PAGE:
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Photoshop Elements: adding text and changing transparency in Photoshop Elements 11.

Working with Photoshop Elements 11.

Photoshop Elements is a hugely powerful tool for the price and one of the nice features of the lastest version, Photoshop Elements 11 making many image editing tasks very easy by introducing the ‘guided’ mode.  The ‘expert’ mode provides the greatest number of features and options, and most closely resembles the full professional version of Photoshop.  One of the most useful features only available in ‘expert’ mode is the layers feature (note, the layers menu is still visible in the top menu bar in both ‘quick’ and ‘guided’ modes, but all options in the drop-down menu are greyed out).

In this blog I’m going to talk about using the Horizontal Type Tool (symbol ‘T’) to create text layer on your image, and then how to modify the text appearance, making it semi-transparent, by changing the layer opacity.

Step 1.  Once you have opened up Photoshop Elements, select Photo Editor mode, then ensure you are in ‘expert’ mode.  Once this has loaded then open the image you wish to add text to.  As my example I have chosen an image of a black swan guarding her nest as the River Exe floods.  I am going to add copyright text to this image, something I often do to identify my images prior to placing them online.

Step 2.  Once your image has loaded, click on the Horizontal Type Tool ‘T’ (highlighted in grey on the lower LHS of the image below).

Adding text to an image in Photoshop elements 11, step one, select the Horizontal Type Tool (T).

Image 1. Adding text to an image in Photoshop elements 11, step one, select the Horizontal Type Tool (T).

You’ll notice that a sub-menu pops up beneath the image. Heer you will find options to change the default font, font size, font style, colour, leading and anti-aliasing. Leading (pronounced ‘ledding’) refers to the spacing between lines in a paragraph, should you be writing more than one line of text. Anti-aliasing (very briefly) smooths jagged edges that can occur around the edges of text; if you’re not familiar with anti-aliasing leave the box checked.

Sub-menu where text font and styles can be edited.

Image 2. Sub-menu where text font and styles can be edited.

Step 3.

Once you have select the style of text you want, move your mouseso the cursor is over the area of the image where you want your text to appear and left click.  You’ll notice that a new layer suddenly appears in the layer palette on the RHS of the image (see image below).  This is the text layer, by default named layer 1.  You can change this simply by going to the layer drop down menu and selecting rename layer.  This is useful if you are creating multiple layers and prefer to name them intuitively.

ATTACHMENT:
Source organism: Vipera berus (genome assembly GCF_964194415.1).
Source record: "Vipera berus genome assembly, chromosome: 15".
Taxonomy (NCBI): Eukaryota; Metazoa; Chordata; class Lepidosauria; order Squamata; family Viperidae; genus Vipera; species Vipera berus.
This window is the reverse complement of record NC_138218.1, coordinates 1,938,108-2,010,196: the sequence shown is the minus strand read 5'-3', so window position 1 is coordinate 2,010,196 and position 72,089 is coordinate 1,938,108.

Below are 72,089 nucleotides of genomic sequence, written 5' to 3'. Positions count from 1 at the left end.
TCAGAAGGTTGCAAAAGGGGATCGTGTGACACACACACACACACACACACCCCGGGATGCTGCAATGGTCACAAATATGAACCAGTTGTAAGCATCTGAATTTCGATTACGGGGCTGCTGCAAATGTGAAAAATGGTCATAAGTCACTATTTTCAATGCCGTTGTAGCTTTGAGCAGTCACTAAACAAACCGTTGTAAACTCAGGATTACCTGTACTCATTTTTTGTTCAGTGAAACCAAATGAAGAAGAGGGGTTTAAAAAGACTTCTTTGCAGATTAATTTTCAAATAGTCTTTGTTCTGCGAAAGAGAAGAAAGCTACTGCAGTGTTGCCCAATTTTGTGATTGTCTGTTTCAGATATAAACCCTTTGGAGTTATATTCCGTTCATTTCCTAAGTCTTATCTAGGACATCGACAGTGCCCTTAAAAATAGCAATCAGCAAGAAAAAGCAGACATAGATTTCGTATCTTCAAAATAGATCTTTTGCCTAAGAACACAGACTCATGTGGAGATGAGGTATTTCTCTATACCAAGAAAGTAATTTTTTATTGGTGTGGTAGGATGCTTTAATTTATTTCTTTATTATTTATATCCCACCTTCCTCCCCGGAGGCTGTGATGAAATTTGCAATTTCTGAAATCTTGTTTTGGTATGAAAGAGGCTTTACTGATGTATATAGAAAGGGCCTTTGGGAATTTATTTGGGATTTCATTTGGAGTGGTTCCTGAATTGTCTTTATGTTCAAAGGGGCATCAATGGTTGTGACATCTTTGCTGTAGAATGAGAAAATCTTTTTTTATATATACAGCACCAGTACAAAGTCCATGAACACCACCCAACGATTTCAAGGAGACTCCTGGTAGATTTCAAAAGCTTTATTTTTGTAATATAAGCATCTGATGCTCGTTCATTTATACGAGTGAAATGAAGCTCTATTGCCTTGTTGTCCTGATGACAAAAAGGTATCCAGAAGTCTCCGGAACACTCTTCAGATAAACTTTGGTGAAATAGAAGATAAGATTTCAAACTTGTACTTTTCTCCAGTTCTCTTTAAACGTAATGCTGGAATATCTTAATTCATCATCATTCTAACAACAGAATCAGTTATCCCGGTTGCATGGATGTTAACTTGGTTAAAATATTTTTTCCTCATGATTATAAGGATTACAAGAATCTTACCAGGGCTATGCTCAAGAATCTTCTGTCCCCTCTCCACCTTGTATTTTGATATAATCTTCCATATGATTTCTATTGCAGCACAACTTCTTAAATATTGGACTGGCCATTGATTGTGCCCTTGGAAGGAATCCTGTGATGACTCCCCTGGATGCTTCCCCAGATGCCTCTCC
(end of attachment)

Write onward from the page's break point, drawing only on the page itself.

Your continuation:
Text appears as a new layer Colin Munro Photography

Image 3. Text appears as a new layer

The next step is simply to type your text.  I’ve chosen to add copyright text to my image, something I tend to do before uploading any images.

dding copyright text to an image colin munro photography

Image 4. Adding copyright text to an image

Sometimes text can look very intrusive in an image.  One way of reducing this is to change the opacity of your text.  We do this by going back across to our layers menu and clicking on the arrow at the side of the opacity box, immediately above our layers.  This then displays a slider control whereby we can vary the opacity of the active layer (i.e. the one highlighted in blue) in this case out text layer, from between 1-100%.  As you can see in this example I’ve selected 41% opacity.  As an aside, you’ll also note that Elements has changed the name of the layer to the text I’ve typed.  This can also be helpful in allowing us to remeber which layer is which.

Image 5. Changing the opacity of your text

Image 5. Changing the opacity of your text


Image 6. Text with reduced opacity

Image 6. Text with reduced opacity

Okay, so we’ve got our text written, we’ve reduced the opacity to our liking, only now it’s there we suddenly realise it’s in the wrong part of the image.  Not a problem.  We simply select our ‘Move’ tool.  You should then see a bounding box appear around our text, as in image 7, below.

Image 7. Selecting text with the 'Move' tool

Image 7. Selecting text with the ‘Move’ tool

Moving our mouse over the text, hold down the left button and drag the text to the part of the image where you would like it to be.

Image 8. Our text has now been moved.

Image 8. Our text has now been moved.

 Our final steps and to flatten our image, reducing our two layers back to one, and then save our image.  To flatten our image we open up the Layer drop down menu in the top menu bar and select ‘flatten image’ which should be the option right at the very bottom of the drop down menu.  Once we  click on this you should see that our two layers become one, as in image 9 below.  We can then either save our image or rename it through the ‘save as’ option.